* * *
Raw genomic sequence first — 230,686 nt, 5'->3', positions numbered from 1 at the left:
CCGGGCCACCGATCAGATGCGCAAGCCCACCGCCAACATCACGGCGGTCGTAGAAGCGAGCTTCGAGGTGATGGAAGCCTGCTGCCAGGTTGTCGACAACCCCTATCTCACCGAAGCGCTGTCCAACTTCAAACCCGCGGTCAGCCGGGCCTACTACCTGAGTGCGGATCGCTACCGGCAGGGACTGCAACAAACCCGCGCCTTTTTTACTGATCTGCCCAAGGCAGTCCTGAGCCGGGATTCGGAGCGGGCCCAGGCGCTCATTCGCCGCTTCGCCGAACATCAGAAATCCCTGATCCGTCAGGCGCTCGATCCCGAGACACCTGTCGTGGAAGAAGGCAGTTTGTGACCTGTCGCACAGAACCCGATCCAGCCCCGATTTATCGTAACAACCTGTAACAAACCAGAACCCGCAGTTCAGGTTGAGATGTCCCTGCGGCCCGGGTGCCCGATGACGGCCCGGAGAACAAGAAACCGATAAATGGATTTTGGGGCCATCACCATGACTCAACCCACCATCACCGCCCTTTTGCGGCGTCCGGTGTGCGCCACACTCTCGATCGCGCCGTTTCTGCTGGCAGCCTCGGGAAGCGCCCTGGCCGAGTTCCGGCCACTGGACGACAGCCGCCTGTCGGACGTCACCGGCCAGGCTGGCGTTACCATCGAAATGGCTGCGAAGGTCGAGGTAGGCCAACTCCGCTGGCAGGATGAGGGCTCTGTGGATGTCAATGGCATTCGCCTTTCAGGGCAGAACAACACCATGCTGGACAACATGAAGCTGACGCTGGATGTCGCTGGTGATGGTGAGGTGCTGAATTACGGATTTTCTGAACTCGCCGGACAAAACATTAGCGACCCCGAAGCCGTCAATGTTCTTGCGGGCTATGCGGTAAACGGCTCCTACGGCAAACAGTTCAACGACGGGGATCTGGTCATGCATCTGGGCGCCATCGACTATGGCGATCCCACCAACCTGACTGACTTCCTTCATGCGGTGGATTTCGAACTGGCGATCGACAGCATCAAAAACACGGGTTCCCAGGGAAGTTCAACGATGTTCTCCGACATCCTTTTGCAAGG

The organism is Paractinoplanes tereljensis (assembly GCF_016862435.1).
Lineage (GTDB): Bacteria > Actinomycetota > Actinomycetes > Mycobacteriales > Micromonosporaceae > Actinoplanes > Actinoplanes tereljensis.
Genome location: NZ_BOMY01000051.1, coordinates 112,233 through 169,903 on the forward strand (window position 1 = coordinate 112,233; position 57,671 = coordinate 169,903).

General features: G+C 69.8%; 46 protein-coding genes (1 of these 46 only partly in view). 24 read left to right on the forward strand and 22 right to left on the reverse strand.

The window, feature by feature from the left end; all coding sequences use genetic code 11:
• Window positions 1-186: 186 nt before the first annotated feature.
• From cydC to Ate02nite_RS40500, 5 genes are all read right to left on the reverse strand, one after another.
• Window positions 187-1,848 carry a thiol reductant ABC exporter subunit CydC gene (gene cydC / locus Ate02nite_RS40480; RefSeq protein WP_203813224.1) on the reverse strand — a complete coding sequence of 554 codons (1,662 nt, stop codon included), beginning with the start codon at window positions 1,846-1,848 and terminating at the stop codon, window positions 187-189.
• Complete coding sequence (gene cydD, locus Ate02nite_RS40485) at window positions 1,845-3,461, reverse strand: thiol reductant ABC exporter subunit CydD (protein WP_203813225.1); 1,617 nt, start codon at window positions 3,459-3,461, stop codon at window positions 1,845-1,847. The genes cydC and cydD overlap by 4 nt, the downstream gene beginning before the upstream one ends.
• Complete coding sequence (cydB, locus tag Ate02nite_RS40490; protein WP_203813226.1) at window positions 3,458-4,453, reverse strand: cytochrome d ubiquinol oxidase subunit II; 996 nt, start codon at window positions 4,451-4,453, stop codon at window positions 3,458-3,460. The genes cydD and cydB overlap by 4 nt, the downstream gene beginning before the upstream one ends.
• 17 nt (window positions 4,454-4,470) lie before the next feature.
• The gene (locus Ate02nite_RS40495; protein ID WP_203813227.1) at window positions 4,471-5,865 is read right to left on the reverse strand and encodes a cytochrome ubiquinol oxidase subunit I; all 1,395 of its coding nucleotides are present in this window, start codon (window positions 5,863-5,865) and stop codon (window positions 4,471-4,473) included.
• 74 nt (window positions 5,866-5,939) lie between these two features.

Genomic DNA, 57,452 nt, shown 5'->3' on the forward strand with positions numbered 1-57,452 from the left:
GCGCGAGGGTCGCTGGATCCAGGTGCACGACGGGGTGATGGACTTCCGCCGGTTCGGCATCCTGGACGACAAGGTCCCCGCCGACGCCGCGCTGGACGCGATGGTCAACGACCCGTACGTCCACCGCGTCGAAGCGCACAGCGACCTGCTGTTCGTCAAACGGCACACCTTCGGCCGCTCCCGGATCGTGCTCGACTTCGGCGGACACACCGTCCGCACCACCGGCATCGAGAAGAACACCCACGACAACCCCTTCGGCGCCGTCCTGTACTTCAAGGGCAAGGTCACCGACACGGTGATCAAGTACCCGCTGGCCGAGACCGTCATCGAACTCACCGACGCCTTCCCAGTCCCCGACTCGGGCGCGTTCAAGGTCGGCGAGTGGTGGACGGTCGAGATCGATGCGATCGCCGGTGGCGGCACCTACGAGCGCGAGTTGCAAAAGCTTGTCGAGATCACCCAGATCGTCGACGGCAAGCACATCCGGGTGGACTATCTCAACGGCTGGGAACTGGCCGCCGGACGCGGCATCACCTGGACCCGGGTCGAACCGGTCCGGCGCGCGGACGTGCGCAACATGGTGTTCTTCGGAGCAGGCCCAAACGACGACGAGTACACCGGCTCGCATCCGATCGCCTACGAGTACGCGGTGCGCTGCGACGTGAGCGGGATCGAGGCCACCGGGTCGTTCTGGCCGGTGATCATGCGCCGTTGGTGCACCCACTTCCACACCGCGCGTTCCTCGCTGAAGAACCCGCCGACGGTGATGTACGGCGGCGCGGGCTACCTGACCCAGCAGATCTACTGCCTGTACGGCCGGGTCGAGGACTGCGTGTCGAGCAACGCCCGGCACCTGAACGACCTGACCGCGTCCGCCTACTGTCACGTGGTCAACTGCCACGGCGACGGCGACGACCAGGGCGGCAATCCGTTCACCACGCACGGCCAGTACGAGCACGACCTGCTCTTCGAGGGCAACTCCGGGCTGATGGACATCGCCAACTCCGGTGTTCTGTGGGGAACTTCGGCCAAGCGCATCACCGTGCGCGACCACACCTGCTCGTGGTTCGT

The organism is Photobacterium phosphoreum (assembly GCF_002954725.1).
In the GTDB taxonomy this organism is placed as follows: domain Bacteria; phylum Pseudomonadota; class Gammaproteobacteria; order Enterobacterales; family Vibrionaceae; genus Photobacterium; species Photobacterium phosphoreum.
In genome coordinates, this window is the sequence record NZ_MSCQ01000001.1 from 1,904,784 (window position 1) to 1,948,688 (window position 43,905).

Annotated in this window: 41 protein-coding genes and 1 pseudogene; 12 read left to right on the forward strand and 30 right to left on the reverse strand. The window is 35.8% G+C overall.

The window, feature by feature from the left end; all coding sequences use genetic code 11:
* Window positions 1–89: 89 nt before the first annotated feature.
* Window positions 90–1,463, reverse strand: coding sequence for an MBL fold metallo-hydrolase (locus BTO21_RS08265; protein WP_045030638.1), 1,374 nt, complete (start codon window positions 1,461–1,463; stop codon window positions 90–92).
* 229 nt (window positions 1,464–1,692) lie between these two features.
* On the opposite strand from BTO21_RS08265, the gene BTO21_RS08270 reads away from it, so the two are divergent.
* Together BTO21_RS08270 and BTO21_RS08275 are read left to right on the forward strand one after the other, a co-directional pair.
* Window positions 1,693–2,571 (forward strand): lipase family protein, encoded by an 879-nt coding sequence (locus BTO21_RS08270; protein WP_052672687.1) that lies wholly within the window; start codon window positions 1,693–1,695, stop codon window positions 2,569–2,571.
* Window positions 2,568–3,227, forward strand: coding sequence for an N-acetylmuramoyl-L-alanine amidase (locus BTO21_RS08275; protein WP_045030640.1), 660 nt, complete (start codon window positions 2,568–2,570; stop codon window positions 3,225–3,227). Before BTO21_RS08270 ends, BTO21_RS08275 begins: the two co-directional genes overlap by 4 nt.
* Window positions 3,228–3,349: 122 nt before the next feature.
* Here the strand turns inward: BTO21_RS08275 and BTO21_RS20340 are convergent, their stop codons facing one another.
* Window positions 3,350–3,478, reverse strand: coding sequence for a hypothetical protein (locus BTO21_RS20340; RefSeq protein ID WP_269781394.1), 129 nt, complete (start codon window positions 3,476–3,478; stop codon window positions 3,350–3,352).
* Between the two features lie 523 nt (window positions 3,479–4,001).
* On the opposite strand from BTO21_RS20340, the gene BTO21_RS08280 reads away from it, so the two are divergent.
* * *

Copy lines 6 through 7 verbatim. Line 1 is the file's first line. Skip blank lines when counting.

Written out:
General features: G+C 69.8%; 46 protein-coding genes (1 of these 46 only partly in view). 24 read left to right on the forward strand and 22 right to left on the reverse strand.

The window, feature by feature from the left end; all coding sequences use genetic code 11: